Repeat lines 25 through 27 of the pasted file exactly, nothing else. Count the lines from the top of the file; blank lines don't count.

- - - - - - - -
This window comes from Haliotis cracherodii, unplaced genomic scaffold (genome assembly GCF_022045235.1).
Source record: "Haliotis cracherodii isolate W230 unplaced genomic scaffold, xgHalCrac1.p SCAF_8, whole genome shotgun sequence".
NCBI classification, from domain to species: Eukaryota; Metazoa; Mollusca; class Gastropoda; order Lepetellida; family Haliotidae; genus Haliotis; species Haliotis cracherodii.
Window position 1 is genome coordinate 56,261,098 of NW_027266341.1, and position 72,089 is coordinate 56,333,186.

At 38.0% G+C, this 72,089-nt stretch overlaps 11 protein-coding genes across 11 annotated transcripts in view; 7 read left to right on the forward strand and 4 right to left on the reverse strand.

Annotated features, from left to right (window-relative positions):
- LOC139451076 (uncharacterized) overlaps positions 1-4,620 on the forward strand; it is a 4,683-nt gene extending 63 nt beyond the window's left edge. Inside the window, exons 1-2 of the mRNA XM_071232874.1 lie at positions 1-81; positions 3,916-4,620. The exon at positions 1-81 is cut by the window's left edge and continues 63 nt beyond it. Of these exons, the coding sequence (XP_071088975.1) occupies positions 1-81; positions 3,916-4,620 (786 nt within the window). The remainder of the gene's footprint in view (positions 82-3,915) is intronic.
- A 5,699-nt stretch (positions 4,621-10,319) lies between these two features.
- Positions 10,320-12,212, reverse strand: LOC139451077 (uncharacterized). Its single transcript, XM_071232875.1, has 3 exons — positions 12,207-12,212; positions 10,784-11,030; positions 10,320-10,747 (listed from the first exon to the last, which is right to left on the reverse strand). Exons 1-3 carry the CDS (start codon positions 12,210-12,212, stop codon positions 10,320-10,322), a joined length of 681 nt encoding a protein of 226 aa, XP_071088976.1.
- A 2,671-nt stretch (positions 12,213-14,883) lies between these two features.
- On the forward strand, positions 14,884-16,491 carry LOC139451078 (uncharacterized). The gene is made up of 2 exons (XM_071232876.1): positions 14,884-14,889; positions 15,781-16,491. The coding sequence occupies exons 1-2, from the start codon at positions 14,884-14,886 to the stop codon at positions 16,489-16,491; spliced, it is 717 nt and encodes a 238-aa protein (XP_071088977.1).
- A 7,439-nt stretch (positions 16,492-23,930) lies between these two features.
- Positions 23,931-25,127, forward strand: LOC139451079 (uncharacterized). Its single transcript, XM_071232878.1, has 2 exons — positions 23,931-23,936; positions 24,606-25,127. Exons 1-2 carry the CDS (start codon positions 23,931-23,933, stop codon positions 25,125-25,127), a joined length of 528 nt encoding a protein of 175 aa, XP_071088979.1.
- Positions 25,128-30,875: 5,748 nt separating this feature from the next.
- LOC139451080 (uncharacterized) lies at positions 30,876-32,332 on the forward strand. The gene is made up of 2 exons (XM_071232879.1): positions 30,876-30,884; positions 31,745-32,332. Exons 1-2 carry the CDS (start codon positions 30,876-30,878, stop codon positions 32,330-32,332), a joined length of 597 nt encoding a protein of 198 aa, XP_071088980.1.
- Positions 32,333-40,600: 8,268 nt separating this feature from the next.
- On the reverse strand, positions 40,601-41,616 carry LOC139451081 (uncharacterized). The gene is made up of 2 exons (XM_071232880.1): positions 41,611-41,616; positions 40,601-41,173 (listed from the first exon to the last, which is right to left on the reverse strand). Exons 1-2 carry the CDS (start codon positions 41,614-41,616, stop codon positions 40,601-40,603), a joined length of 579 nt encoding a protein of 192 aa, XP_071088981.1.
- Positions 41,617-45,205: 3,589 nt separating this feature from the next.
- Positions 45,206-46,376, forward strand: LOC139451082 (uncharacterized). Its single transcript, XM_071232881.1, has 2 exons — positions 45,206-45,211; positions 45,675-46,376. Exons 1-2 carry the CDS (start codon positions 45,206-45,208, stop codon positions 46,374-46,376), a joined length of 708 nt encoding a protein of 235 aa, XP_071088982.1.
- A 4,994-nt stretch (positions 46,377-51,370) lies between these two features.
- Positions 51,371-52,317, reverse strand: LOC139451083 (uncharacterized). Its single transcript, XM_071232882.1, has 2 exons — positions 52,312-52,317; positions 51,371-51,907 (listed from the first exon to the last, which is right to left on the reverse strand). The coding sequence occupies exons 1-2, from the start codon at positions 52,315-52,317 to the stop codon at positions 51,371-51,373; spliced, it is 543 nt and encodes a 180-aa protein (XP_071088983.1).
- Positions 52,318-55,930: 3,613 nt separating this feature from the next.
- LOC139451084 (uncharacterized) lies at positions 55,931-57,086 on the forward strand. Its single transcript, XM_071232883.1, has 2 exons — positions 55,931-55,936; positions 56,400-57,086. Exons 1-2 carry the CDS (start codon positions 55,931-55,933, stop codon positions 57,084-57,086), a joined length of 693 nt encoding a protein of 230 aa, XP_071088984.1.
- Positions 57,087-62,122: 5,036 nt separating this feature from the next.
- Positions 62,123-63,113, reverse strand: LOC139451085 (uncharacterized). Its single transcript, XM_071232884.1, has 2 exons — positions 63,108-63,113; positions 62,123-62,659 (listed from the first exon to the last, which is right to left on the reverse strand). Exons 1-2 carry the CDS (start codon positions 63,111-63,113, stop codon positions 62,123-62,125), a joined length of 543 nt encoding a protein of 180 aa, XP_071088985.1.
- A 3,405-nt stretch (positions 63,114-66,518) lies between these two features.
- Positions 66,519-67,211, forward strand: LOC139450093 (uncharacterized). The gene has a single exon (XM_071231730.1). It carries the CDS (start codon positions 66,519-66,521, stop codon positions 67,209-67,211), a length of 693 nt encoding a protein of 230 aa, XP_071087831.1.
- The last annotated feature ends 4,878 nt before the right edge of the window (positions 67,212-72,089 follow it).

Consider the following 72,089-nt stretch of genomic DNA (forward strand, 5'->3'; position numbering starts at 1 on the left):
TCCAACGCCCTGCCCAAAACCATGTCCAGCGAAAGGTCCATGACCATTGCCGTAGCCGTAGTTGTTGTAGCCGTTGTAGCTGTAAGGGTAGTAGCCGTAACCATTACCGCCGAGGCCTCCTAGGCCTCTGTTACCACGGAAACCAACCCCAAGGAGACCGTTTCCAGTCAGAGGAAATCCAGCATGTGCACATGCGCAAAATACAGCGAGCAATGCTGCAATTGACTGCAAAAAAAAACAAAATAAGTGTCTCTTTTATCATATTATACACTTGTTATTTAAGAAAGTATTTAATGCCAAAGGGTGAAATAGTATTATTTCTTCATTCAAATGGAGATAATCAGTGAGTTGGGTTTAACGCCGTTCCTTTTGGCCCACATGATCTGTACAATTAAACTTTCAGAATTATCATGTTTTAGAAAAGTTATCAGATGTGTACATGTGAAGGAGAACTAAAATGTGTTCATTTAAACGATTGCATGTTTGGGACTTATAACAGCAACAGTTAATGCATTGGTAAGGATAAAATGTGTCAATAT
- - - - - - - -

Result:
- Positions 62,123-63,113, reverse strand: LOC139451085 (uncharacterized). Its single transcript, XM_071232884.1, has 2 exons — positions 63,108-63,113; positions 62,123-62,659 (listed from the first exon to the last, which is right to left on the reverse strand). Exons 1-2 carry the CDS (start codon positions 63,111-63,113, stop codon positions 62,123-62,125), a joined length of 543 nt encoding a protein of 180 aa, XP_071088985.1.
- A 3,405-nt stretch (positions 63,114-66,518) lies between these two features.
- Positions 66,519-67,211, forward strand: LOC139450093 (uncharacterized). The gene has a single exon (XM_071231730.1). It carries the CDS (start codon positions 66,519-66,521, stop codon positions 67,209-67,211), a length of 693 nt encoding a protein of 230 aa, XP_071087831.1.